Connection is about relating to one another and feeling understood. Speak to the people in your life, be it friends, family, colleagues or neighbours. Build new connections to expand your circles – this could be at work or in your local community. Think of these as the cornerstones of your life and invest time in developing them. Developing these connections will support and enrich you every day.
Starting a conversation about someone’s wellbeing can be difficult. Below are some pointers about how you might approach a colleague at work if you’re worried about them. With an empathetic and non-judgmental outlook, and a few open questions up your sleeves, you can create the right moment to talk. These tips apply if you are working from home too.
If we noticed a colleague had a bad cough or had started to limp we would ask them how they’re doing and show our support. But sometimes we can be nervous about asking someone how they are doing mentally if we’re concerned about them. We may worry that we’ll make the situation worse or that we’re overstepping professional boundaries. Especially if someone has already said they are “fine”. We may need to make extra effort to look out for signs while many of us are still working from home.
Remember that no one expects you to be an expert, but that if you can listen and then help signpost someone to extra support or information, you can make a big difference.
Create the right conditions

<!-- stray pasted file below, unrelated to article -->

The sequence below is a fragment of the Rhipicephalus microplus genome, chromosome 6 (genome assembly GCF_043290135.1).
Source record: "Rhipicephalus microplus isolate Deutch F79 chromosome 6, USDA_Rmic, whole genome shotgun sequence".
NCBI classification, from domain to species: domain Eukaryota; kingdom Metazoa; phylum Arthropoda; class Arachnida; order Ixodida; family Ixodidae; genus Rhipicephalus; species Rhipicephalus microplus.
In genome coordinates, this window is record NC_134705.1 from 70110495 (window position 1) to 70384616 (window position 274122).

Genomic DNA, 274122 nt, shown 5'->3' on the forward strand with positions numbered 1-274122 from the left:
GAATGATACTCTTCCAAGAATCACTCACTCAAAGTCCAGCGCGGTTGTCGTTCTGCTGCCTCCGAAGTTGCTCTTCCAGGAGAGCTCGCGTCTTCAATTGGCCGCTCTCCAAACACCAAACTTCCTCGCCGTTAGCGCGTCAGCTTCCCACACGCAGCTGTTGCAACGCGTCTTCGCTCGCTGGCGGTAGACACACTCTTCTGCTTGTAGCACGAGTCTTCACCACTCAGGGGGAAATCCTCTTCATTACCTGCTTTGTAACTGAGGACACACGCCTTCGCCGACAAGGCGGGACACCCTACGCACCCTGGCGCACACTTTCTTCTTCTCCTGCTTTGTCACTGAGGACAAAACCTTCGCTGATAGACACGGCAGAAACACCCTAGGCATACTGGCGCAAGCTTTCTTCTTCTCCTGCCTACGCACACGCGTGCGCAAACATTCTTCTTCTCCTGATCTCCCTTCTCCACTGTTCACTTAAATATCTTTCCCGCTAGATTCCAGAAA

Give some thought to how, when and where you might broach the conversation:
- Choose a place and time where you can speak privately – perhaps suggest a walk outside, or suggest you go grab a coffee. Or you could suggest a quiet meeting room.
- Choose the right time – a break, lunchtime or perhaps a private meeting where you won’t be interrupted.
- Create the right conditions for active listening – it may be better to sit or be beside them. Give affirmative physical and/or verbal nods.
- If you’re working from home be aware you may need to demonstrate active listening more verbally on a phone/video call.
Ask open questions
- Ask them “How are you today?” – Sometimes making it about the present can prevent the ubiquitous “I’m fine” response.
- “I’ve noticed you haven’t seemed yourself lately, tell me how you’re feeling”
- How do you look after yourself?
- What support do you have in place? Are there people you can talk to?
- Reassure them it’s ok to talk.
- “I want you to know that I’m here to listen and help if you need me to.”
The University has resources to support you – you can also support others: